18 Jan 2010

Exercise: Cropping

This task requires me to look back to a few old photos and re-crop them to improve their appearance and offer a fresh approach to the image.

1/125, f7.1, ISO400, 58mm

This image of an Australian aboriginal playing a didgeridoo abounds with clutter, much of it being modern day that detracts from the traditional image that I wanted to portray.  A tighter crop allows me to remove much of it and concentrate on the wizened features of the player.

 1/30, f3.5, ISO100, 33mm
Here is a shot of some grave stones in the old cemetery of Boston, MA.  Nearby is the grave of Paul Revere.  This shot of some of the broken headstones shows a rather remote image of the subject with a lot of dead leaves around and the unwanted corner of another stone in the bottom left corner.  A tighter crop allows us to centre on the rather ominous winged skull decoration and the word 'body' that jumps out of the text.  It gives the image more impact and interest.

1/200, f10.0, ISO100, 24mm
This original framing concentrated on the curve of the hedge which gives a natural frame to the landscape beyond.  It doesn't really work as the view isn't that impressive, being only a few fields and trees and being a narrow strip.  By cropping tighter I have endeavoured to bring the lady into a more dominant position and increase the detail of the view so that the buildings and the horizon are more obvious.  Also the shot is more balanced as all the action was on one side and it is now more evenly distributed.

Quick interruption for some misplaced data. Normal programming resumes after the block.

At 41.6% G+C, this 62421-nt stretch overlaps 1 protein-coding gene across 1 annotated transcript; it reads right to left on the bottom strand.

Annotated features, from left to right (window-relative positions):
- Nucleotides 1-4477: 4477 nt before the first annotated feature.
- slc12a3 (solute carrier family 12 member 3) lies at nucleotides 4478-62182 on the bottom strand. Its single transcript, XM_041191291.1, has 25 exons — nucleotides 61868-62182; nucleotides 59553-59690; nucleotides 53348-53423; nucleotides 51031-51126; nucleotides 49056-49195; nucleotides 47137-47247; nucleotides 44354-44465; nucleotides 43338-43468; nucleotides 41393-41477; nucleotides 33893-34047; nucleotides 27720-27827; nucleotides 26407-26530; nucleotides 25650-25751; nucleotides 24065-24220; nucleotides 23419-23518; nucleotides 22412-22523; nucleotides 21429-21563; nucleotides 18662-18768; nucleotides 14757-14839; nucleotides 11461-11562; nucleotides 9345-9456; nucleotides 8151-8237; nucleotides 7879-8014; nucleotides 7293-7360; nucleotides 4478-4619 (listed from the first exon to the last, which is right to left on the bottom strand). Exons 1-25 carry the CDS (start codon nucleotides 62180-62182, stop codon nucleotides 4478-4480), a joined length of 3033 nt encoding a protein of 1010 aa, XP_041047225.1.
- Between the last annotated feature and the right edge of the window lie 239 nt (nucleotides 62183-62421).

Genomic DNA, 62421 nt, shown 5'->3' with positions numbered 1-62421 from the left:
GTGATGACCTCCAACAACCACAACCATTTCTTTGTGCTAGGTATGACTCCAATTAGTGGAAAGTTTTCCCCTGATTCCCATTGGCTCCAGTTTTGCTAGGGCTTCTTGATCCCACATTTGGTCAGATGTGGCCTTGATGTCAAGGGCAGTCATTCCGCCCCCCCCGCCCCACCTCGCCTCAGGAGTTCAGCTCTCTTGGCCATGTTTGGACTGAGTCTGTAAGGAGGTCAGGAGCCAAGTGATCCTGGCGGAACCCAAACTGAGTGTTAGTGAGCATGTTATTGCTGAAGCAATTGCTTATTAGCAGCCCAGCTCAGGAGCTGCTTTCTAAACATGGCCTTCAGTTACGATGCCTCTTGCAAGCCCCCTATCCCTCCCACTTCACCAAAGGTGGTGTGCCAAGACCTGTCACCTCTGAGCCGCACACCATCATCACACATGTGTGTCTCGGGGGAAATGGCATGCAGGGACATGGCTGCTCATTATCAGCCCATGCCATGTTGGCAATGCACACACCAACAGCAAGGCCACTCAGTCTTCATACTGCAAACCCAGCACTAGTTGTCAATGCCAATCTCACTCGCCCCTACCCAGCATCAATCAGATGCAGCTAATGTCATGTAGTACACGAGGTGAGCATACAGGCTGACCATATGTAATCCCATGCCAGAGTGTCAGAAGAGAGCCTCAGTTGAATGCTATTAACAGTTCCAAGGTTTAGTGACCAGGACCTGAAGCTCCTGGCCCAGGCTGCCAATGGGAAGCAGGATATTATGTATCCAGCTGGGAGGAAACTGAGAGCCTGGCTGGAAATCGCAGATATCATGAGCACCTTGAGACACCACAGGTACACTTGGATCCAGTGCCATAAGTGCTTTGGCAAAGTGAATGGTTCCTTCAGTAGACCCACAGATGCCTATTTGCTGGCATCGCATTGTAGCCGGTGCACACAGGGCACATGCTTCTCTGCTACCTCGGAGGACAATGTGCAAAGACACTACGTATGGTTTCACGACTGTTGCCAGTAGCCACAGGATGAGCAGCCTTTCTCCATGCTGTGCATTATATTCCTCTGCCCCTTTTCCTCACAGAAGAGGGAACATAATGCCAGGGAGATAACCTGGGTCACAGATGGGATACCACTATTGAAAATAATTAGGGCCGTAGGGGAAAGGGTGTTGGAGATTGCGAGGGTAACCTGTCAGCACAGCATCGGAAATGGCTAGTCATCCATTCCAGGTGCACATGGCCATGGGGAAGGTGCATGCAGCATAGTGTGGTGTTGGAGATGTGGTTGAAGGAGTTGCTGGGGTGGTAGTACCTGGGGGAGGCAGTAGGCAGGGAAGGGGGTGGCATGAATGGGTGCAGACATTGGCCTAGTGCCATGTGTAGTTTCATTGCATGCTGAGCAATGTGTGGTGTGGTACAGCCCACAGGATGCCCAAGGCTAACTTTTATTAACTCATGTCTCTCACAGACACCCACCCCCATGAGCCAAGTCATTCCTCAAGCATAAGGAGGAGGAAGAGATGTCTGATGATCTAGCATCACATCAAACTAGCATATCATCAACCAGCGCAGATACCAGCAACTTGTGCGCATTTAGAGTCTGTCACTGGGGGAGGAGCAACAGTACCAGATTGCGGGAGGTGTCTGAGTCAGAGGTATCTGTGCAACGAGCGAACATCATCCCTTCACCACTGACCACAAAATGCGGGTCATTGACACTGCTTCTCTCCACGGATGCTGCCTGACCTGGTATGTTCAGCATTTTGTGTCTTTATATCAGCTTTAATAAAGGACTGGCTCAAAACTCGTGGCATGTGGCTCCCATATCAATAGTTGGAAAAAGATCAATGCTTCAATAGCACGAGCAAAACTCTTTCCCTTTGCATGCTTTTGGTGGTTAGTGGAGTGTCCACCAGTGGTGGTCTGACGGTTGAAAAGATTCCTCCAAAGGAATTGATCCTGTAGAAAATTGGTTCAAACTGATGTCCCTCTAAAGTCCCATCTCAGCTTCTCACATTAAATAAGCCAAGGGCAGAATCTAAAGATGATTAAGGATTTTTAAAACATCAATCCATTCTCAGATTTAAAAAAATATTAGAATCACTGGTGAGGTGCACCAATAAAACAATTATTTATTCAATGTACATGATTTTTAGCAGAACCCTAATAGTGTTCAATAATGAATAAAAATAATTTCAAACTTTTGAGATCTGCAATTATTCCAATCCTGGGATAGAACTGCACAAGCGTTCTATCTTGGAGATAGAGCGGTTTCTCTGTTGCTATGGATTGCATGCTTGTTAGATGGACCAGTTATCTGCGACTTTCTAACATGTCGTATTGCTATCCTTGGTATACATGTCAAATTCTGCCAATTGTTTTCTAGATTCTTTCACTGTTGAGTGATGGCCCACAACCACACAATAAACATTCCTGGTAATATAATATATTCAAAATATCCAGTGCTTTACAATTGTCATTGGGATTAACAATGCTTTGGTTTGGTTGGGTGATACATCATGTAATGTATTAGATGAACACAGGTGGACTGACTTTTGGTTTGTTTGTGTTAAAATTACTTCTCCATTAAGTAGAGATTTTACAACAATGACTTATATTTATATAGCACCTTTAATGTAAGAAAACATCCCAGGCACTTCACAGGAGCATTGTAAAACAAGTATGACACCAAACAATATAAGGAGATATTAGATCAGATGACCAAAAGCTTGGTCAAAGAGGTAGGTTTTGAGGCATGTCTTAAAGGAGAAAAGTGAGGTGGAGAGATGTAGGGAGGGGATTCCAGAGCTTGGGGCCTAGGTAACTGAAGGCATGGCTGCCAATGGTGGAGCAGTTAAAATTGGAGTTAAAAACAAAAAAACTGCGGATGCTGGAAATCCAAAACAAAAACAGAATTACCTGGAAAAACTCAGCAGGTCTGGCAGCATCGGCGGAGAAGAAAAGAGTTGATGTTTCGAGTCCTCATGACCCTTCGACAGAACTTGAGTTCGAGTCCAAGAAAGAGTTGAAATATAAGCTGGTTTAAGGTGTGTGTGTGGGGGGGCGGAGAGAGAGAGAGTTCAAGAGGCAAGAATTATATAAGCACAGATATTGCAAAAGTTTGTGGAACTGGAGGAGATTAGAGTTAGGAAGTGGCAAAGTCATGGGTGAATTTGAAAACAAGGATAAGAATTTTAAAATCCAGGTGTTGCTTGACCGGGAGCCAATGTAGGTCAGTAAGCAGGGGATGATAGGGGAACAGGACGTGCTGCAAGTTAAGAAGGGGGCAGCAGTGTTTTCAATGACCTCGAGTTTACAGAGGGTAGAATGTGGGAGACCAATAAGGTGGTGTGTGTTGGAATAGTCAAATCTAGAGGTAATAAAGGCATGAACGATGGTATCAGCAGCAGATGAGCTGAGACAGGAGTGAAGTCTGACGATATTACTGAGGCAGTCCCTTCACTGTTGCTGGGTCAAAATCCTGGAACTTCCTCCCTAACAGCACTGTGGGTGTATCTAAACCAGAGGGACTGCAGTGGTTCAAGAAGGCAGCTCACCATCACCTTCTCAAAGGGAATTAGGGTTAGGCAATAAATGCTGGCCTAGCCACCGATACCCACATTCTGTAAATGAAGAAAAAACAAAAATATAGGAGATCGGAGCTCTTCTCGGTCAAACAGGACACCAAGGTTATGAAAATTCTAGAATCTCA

1/1000, f11.0, ISO400, 275mm
This shot of the old parliament buildings in Canberra, Australia shows three areas of interest... the line of police men in their traditional hats, the white parliament building and the avenue leading up to the war memorial.  Behind is a large hill that is almost out of the shot.  By switching to a vertical format and closing in on the guys in the foreground  the image becomes more interesting as we now see them looking down at the people on the veranda in the distance all surrounded by the magnificent view down the avenue.  It gives the shot much more interest and makes it easier to concentrate on the points of interest.

I may have fallen into a bit of a trap in this exercise as I have tended to crop in a conventional way and mainly gone from landscape to portrait to achieve the desired effect.  I think that all the crops work well but wonder if I could have been a bit more imaginative in my choice of photographs and options for changing them.  However, my first assignment is looming and I truthfully want to get past these exercises and start work on it in earnest.

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